Interim prime minister reunites with Pakatan Harapan coalition partner Anwar Ibrahim but political turmoil not yet over.
Malaysia’s Mahathir Mohamad has said he has agreed to be the prime ministerial candidate for the former ruling coalition, less than a week after he quit and plunged the country into turmoil.
“I am now confident that I have the numbers needed to garner majority support,” Mahathir said in a statement on Saturday.
That meant that Mahathir, who is the world’s oldest government leader at 94, will reunite with on-off ally and long-term rival Anwar Ibrahim, 72, resuming a pact that swept the coalition to a surprise election victory in 2018.
“Pakatan Harapan states its full support towards Dr Mahathir as candidate for prime minister,” said a statement from the coalition formed by the two men whose struggle has shaped Malaysian politics for two decades.
Anwar also posted the statement, which declares that the coalition “will continue to fight” for its principles in government, on social media.
Mahathir has thus likely secured the support he needs to return as prime minister full-time, less than a week after he resigned and was appointed as interim leader.
The political futures of both Mahathir and Anwar had appeared in doubt on Friday, with Anwar competing as a candidate in his own right and Mahathir finding little support for a unity government that would have strengthened his power.
A new alliance had formed behind former interior minister Muhyiddin Yassin, 72, who had the backing of the old governing party, the United Malays National Organisation (UMNO).
Mahathir and Anwar had united in 2018 to drive that party, tarnished by corruption, from power; at the time it was led by then-Prime Minister Najib Razak, who now faces corruption charges.
On Friday, Mahathir’s party, Parti Pribumi Bersatu Malaysia, made a surprise announcement endorsing Muhyiddin as the next prime minister.
Then on Saturday, the party, also known as Bersatu, announced that Mahathir is no longer its chairman following his resignation from the position on February 24. But the statement did not say whether or not Mahathir has also been dismissed from the party.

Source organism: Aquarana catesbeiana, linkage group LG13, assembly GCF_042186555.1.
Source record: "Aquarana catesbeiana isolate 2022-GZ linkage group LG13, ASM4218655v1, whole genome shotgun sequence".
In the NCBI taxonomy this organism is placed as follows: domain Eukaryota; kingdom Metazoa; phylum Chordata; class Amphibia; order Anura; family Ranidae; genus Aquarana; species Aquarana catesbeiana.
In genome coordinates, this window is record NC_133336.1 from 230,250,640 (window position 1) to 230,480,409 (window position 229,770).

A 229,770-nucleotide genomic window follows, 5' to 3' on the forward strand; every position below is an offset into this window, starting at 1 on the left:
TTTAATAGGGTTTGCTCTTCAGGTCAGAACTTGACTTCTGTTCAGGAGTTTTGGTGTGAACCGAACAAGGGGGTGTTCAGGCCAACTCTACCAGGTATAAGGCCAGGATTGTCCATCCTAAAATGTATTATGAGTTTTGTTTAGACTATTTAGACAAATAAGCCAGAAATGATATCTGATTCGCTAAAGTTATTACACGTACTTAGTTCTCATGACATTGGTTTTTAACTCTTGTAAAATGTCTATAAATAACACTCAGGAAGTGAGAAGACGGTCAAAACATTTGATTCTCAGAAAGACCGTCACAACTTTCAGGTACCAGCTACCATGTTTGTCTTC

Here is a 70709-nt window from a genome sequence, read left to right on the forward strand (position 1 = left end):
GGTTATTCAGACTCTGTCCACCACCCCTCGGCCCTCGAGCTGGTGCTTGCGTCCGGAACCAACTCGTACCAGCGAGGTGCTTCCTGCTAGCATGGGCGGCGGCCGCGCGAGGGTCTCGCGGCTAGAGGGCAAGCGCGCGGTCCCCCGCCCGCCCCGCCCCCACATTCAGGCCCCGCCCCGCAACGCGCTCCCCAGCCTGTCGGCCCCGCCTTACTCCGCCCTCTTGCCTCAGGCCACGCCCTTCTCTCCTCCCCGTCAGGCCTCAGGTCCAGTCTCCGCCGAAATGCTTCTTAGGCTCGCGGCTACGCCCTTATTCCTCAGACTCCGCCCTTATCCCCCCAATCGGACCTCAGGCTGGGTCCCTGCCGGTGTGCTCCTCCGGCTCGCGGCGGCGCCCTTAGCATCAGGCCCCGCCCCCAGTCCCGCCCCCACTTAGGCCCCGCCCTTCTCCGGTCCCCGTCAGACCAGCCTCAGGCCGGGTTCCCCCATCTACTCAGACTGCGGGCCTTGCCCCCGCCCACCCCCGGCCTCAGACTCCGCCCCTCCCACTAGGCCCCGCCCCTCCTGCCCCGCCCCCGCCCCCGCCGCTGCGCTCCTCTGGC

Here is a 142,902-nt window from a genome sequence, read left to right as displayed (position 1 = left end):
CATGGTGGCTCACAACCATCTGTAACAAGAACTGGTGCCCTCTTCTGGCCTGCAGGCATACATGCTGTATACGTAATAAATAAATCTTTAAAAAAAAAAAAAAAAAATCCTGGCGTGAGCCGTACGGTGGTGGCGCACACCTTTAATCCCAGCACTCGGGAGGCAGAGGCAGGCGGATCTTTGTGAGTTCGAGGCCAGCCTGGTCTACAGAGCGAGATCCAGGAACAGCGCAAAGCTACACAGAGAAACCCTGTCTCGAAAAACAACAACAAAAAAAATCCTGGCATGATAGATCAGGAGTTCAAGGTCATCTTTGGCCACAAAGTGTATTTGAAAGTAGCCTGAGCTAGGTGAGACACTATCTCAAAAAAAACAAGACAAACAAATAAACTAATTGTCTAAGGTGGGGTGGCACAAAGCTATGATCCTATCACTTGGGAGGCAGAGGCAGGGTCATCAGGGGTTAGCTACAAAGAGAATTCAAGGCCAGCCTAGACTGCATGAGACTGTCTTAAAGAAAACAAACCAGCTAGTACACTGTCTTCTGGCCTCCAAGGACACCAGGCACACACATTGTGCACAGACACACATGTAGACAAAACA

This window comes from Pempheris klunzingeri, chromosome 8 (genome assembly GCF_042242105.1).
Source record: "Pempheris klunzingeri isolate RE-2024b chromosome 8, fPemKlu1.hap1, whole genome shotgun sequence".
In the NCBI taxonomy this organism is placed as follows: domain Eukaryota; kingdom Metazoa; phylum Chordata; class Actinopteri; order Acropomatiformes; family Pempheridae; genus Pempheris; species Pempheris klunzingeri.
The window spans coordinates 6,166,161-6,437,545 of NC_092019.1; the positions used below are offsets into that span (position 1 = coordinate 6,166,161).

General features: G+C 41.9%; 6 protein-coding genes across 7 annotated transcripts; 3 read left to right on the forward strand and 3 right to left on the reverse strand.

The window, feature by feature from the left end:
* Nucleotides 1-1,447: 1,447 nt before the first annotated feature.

“Pakatan only has one candidate that could win the support of the majority of the MPs, Mahathir not Anwar,” analyst Adib Zalkapli of Bower Group Asia told Reuters news agency.
“Anwar will have to fight another day. Today is all about stopping UMNO and PAS from returning to government,” he added referring to the dominant opposition party and its coalition partner seeking to take over power with the help of some members of Mahathir’s own party, Bersatu.
No date for handover to Anwar
Tension had persisted between Mahathir and Anwar over the prime minister’s promise to hand over power to the younger politician one day. No date for that was ever set.
Neither Mahathir nor Pakatan Harapan made any mention of that promise in Saturday’s statements.
A failed bid by Mahathir’s supporters to form a new government without his designated successor, Anwar, and Mahathir’s shock resignation on Monday broke apart the ruling alliance less than two years after it defeated the corruption-tainted Barisan Nasional coalition that had led the country for 61 years.
The infighting renewed the political rivalry between Mahathir and Anwar, which stretches back more than 20 years.
On Thursday, Mahathir had announced that a special session of parliament will be convened on Monday to elect the next prime minister.
But the speaker of parliament and the country’s monarch contradicted that statement, saying that only the king had the power to reconvene the parliament.
With Mahathir’s latest announcement, it remains unclear whether the March 2 special session will happen.